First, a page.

– Thanks Nat for inviting me. And I really love the opportunities to talk about this and I will try to get it down to an hour I promise, but yeah, let’s see how we go. I’ve crammed a lot in today ’cause I really want to make sure you get the most from this session, ’cause this is what I have viewed as the most critical time to review event. And I’ll go into a little bit more depth very soon, but firstly also I’d like to voluntarily acknowledge the traditional owners of the lands that we all meet today. And I come from Garanga and Dharawal country. And look, I think it’s really important at this point to say how important our connection with our Aboriginal clan and our traditional owners are in the experience that we bring to people in events and tourism on a day to day basis. So let me tell you a little bit about myself and as Nat said, events and tourism is my gig and amongst other things. When I look at the history and what I’ve been lucky enough to be part of, I have actually gone from Broken Hill to Sydney Olympic Park and everywhere in between and place making combined with visitor experience combined with events is really the space that I’ve been in and connecting with the visitor economy. So I’ve been incredibly lucky to curate, to own, to manage and to have their results of the past. And lucky enough also of win some major awards for some of the work that I’ve done. Some of the place making stuff, you can see a little bit of a snapshot there of one thing that we made sure events combined with place making was really the key. But we also love as any event manager does, is promoting those that we actually love to meet. And people really do make the events part of the experience. So that’s enough about me. You don’t need to know anymore, but what we might do is go into what we’re terming a Q&A session now. But I really want to hear from you just briefly so I can understand the relevance of what I’m going to be talking about. So if we can jump into that. Firstly, who is here today? And we might just go around the screen, if that’s okay. I need to know why is your event run? What is your purpose and what is keeping you up at night? What are the concerns you have about your event? Kim, do you want to kick off? ‘Cause you’re the first on my screen there.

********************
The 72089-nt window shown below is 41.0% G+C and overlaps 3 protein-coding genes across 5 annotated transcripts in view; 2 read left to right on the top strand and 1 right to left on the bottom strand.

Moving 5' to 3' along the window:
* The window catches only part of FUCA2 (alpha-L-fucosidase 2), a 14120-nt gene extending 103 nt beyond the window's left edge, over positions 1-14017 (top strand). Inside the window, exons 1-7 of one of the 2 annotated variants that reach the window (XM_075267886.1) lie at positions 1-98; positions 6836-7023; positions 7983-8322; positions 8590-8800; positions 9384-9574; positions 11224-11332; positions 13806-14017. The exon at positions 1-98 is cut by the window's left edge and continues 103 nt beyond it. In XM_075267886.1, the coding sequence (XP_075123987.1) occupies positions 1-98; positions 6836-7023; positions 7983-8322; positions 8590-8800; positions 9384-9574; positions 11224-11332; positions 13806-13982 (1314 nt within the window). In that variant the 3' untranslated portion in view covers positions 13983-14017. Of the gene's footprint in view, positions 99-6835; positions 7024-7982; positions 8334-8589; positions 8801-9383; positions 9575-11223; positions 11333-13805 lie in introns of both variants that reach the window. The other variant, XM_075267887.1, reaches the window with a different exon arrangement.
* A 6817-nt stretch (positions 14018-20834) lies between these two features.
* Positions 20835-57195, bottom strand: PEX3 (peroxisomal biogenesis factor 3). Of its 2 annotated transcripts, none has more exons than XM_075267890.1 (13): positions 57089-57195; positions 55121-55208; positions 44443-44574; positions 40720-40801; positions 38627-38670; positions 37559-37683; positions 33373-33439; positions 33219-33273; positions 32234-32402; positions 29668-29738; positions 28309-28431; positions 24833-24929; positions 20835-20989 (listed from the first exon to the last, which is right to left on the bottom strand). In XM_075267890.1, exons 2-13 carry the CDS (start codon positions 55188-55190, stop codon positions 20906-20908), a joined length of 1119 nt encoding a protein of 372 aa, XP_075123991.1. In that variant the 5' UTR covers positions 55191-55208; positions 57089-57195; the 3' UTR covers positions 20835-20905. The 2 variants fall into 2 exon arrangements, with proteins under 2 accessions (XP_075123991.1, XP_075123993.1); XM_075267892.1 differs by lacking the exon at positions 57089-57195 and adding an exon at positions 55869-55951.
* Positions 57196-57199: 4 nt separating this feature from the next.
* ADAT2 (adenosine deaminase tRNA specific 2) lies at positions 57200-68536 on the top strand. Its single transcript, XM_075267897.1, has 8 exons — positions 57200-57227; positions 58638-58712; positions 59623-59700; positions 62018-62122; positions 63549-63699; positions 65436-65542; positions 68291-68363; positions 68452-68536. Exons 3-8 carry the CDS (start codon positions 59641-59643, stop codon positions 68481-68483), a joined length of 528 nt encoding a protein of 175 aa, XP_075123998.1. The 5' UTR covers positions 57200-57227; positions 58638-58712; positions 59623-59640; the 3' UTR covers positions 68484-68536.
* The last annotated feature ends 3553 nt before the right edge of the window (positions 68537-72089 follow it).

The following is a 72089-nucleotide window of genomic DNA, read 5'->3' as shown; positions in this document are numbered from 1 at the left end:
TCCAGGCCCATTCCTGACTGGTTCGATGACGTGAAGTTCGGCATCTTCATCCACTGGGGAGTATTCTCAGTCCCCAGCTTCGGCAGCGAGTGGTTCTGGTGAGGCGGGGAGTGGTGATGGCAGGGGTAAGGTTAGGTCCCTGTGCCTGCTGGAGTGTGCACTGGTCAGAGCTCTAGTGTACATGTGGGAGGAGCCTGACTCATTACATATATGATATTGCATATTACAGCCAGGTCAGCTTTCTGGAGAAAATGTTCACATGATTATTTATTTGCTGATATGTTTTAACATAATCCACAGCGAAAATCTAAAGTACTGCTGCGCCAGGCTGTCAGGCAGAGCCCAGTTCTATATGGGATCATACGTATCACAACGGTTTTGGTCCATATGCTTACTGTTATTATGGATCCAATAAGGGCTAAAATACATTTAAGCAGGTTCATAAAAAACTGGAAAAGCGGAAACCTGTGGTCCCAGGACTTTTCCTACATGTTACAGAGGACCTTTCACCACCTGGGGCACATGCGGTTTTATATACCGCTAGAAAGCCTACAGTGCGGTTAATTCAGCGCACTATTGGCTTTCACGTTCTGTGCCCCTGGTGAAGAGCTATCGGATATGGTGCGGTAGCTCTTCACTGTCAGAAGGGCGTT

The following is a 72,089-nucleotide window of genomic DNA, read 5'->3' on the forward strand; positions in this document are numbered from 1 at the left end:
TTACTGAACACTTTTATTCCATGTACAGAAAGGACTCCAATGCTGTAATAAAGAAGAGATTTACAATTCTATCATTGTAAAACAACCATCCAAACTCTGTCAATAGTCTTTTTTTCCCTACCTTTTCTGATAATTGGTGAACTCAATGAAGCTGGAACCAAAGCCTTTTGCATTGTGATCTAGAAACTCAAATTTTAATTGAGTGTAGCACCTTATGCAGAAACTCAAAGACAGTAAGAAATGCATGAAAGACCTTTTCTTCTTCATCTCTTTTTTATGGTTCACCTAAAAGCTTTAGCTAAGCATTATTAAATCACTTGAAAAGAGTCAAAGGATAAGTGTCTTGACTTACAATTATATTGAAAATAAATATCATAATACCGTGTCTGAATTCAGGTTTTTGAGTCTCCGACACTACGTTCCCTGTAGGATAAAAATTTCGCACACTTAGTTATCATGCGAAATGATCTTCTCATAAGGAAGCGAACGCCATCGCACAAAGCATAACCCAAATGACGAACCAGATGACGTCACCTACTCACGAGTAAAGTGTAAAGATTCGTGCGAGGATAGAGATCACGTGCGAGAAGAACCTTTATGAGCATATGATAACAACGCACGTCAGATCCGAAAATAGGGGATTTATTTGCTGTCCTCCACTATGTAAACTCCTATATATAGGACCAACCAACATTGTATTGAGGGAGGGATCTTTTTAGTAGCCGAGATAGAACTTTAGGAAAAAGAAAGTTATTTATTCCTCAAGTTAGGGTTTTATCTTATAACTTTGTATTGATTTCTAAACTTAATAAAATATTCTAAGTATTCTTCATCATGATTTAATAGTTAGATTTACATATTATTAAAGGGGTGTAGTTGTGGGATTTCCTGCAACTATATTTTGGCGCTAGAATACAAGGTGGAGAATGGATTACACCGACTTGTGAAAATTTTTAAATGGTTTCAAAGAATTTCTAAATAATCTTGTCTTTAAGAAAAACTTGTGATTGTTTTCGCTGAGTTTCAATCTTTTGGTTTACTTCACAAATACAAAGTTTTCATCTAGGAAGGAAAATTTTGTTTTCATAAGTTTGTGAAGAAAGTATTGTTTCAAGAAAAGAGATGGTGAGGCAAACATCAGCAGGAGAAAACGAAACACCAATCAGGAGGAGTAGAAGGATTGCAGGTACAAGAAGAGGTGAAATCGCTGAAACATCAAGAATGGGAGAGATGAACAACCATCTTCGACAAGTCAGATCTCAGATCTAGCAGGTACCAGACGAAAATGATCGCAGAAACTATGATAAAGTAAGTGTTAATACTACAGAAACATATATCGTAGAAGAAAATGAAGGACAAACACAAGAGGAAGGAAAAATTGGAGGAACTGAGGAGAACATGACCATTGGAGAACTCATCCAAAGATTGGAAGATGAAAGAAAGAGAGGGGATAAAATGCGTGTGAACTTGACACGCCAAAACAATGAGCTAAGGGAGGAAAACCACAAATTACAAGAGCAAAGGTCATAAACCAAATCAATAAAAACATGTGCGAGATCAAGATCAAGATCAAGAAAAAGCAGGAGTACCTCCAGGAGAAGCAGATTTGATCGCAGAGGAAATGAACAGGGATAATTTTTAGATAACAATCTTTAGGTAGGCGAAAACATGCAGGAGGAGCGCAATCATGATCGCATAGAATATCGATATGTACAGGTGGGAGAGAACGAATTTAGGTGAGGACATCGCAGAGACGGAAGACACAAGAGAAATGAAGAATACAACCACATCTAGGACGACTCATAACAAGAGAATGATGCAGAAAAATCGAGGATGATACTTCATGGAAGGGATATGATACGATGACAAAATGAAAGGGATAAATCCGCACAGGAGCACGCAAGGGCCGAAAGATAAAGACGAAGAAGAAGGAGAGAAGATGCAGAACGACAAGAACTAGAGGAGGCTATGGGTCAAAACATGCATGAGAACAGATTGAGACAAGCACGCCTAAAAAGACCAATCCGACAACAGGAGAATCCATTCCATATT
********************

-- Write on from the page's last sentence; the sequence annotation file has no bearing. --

– Okay, hi everyone. We manage two events. We manage the agricultural show here, annual agricultural show. And we also manage the quarter drive-in, which is run every month.

– Awesome. Okay, great.

– There’s something really that keeps us up at night. I think we just want to tag into how we can grow. COVID had a huge impact on our driving. Not so much our show ’cause we had cancelled the year before, so it was fantastic last year, but of course this should be coming up, is it going back down again and not have as many people and how do we keep that interest there?

– Yeah, brilliant. And why is your events run? Can you give me a bit of an indication of why they actually occur? Why that happen?

– The annual show has been going for over 80 years, so that’s run by… Well, we help the core of agricultural society run that. It’s a major event for our town and surrounding areas. It allows us to showcase what we do and the drive in is just so unique and one of very few still operating. So that’s owned by the shire that managed by us.

– Yep, great. Thanks Kim. Sue we might jump to you next if that’s okay.